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The 50 Best Weeknd Songs

From dark alt-R&B jams to sleek summer hits to synth-pop revelations, and beyond

Photographs in photo illustration by Frazer Harrison/Getty Images; Rich Fury/Getty Images; John Salangsang/Invision/AP

If you had “Siouxsie and the Banshees fan from Canada remakes R&B in his own image” on your Pop Music in the 2010s bingo card, congratulations! Abel Tesfaye came out of Toronto in 2011 with a stunning series of spacey, sepulchral EPs that proved the start of a landmark run. Pretty soon he was lacing summer hits, sharing tracks with Ariana and Lana, creating epic albums like After Hours and this year’s excellent Dawn FM, and even playing the Super Bowl. To coincide with the release of his new Amazon special, The Weeknd x The Dawn FM Experience (available this Saturday), we’ve decided to honor the Weeknd’s decade of moody pop dominance, with our list of his 50 greatest songs. You’ve earned it!

From Rolling Stone US

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‘The Birds Pt. 2’ (2011)

On the Weeknd’s most intense recorded reckoning, our unreliable narrator delivers a harrowing moral: Don’t fall for self-obsessed, predatory fiends (like me) or somebody will suffer. Forever. Producers Illangelo and Doc McKinney underscore the point — sobs and a gunshot bleed into reverbed whirlpools of decaying surf guitar, an unforgiving snare thud, and Marina Topley-Bird croaking “sandpaper kisses, paper-cut bliss” like Madame Lamort. Then the crows caw a bitter adieu. —C.A.

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‘Love Me Harder,’ Ariana Grande feat. the Weeknd (2014)

When Republic Records introduced its hot new R&B act to the world, it used an old-fashioned tactic (Trojan Horse) the new-fashioned way: an Ariana Grande song. Produced by Max Martin, “Love Me Harder” is a coy, synth-driven jam about the joys of rough sex. What takes it to that next level is the indelible way Grande’s sumptuous vocals ricochet off of the Weeknd’s icy falsetto. Two great artists in their own right. But like Pat and Neil, these two just belong together. —S.G.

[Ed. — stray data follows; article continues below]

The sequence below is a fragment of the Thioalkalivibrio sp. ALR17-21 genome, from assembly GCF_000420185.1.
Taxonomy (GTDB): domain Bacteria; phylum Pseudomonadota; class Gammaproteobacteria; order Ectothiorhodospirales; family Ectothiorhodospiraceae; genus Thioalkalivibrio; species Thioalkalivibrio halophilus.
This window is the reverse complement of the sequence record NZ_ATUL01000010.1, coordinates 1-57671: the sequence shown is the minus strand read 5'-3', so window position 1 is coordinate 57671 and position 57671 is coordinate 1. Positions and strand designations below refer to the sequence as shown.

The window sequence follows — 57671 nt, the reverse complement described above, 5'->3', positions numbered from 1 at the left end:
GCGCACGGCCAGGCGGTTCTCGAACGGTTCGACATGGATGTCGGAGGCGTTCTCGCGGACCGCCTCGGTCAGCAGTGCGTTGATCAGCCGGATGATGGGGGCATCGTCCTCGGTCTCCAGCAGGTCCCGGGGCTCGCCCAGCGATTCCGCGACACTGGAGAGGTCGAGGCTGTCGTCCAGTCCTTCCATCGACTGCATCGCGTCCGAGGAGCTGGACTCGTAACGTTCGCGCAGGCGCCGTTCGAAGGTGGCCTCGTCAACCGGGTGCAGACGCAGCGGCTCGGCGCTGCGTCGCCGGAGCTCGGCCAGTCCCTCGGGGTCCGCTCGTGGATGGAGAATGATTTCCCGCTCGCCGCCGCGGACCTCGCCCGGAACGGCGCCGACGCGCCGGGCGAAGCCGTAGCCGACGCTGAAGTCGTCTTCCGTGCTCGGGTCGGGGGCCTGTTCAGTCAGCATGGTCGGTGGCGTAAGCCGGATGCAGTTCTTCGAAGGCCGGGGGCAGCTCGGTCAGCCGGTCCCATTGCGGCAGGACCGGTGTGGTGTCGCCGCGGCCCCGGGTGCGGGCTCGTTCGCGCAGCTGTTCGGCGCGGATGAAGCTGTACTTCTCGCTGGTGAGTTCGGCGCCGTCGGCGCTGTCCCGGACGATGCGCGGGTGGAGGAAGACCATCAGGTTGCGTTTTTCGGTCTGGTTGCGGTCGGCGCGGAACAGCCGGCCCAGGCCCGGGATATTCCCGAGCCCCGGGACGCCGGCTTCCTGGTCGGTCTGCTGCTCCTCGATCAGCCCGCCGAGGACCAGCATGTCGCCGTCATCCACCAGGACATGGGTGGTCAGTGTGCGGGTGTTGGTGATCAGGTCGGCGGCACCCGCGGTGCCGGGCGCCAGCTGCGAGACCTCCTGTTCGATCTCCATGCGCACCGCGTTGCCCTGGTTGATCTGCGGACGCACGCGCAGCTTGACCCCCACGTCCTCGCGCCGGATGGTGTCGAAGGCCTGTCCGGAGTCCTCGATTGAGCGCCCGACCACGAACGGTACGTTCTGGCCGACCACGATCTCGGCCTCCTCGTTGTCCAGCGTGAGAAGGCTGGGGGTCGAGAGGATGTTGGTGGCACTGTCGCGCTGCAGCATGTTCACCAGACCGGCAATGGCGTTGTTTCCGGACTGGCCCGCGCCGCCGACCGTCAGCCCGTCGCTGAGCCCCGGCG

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‘Loft Music’ (2011)

“Loft Music” is one of Abel Tesfaye’s quintessential baby-making moments and a standout from his debut mixtape, House of Balloons. During the chorusless first half of the track, the Weeknd convinces a woman that “baby, it’s OK” for them to hook up, while the second half features a haunting, three-minute outro. —T.M.

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‘Adaptation’ (2013)

“Adaptation” is Kiss Land‘s most direct tour-life lament, essentially Massive Attack featuring the Weeknd, slightly pitch-shifted. Over a breakbeat loop, an eerie echo chamber, and a gnarled, ghostly sample of the Police’s “Bring on the Night,” Tesfaye explores his vocal range and imagines tipsy young models as vessels of pure, uncut love. It all sounds exquisite, but his regret is a false confession. —C.A.

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‘I Was Never There,’ feat. Gesaffelstein (2018)

It’s appropriate that the Weeknd at his most publicly distraught — after breakups with tabloid damsels Selena Gomez and Bella Hadid — would be soundtracked by elegant techno brutalist Mike “Gesaffelstein” Lévy. Hello, stylish dystopia. A piercing synth siren swoons and keens above clacking desolation; when the beat later brightens to a warped gurgle, Tesfaye turns spiteful, suicidal. Call it his safe space. —C.A.

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‘In Your Eyes’ (2020)

“I know it hurts to smile, but you try to,” Tesfaye croons to his dirty Diana through the smoky air. Can’t you feel the weight of his stare? “In Your Eyes” has such a suave Eighties groove, it takes real concentration to appreciate its manifold layers. Tesfaye mined late New Wave bands like Roxy Music, A-Ha, and Cocteau Twins for the song’s backbone, let Max Martin do his pop wizardry, and let the sax rip. —S.G.

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‘Privilege’ (2018)

On this theatrical text to an ex, the Weeknd tries acceptance! Co-producer Frank Dukes suspends the mournful inamorato amid a swell of supportively filtered keys, and Tesfaye counsels himself to move on. But a fingersnap beat enters and he instinctively reaches for his old woes. Synths encase everything, his multitracked wail fades to vocoded static, and it’s clear: litigating sin is his one forever love. —C.A.

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‘Life of the Party’ (2011)

Coming on like Smokey Robinson at a black mass, Tesfaye crooks a finger, howls into the death-rock void, and cues the riding-crop percussion. Is this just another dubiously consensual orgy between a rich, coked-out female fan and some fame-adjacent, coked-out music bros? Or does the woman actually represent Tesfaye’s conflicted feelings about his own career choices? Regardless, be careful out there, kids. —C.A.


‘Save Your Tears,’ feat. Ariana Grande (2021)